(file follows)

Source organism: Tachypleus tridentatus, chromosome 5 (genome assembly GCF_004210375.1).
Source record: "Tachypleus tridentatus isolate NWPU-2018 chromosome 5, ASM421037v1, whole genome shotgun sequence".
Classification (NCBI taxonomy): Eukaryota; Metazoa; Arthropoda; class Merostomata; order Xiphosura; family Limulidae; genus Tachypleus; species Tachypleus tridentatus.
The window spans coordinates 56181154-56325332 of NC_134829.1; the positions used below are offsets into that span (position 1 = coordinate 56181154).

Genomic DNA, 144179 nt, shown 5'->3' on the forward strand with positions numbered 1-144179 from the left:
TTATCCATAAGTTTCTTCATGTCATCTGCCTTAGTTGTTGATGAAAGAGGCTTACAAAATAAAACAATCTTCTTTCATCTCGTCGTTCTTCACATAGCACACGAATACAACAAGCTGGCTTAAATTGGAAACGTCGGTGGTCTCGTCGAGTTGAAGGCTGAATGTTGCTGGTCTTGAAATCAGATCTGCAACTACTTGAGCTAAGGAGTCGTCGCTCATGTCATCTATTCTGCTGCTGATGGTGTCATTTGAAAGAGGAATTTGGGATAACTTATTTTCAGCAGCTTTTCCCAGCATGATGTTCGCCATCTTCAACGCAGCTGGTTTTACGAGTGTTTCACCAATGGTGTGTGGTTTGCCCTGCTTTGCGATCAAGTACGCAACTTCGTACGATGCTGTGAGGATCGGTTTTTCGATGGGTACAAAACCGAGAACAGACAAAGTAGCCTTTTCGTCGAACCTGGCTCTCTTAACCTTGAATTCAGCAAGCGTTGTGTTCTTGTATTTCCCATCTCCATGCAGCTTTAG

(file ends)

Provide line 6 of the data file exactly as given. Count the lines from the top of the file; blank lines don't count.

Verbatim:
TTATCCATAAGTTTCTTCATGTCATCTGCCTTAGTTGTTGATGAAAGAGGCTTACAAAATAAAACAATCTTCTTTCATCTCGTCGTTCTTCACATAGCACACGAATACAACAAGCTGGCTTAAATTGGAAACGTCGGTGGTCTCGTCGAGTTGAAGGCTGAATGTTGCTGGTCTTGAAATCAGATCTGCAACTACTTGAGCTAAGGAGTCGTCGCTCATGTCATCTATTCTGCTGCTGATGGTGTCATTTGAAAGAGGAATTTGGGATAACTTATTTTCAGCAGCTTTTCCCAGCATGATGTTCGCCATCTTCAACGCAGCTGGTTTTACGAGTGTTTCACCAATGGTGTGTGGTTTGCCCTGCTTTGCGATCAAGTACGCAACTTCGTACGATGCTGTGAGGATCGGTTTTTCGATGGGTACAAAACCGAGAACAGACAAAGTAGCCTTTTCGTCGAACCTGGCTCTCTTAACCTTGAATTCAGCAAGCGTTGTGTTCTTGTATTTCCCATCTCCATGCAGCTTTAG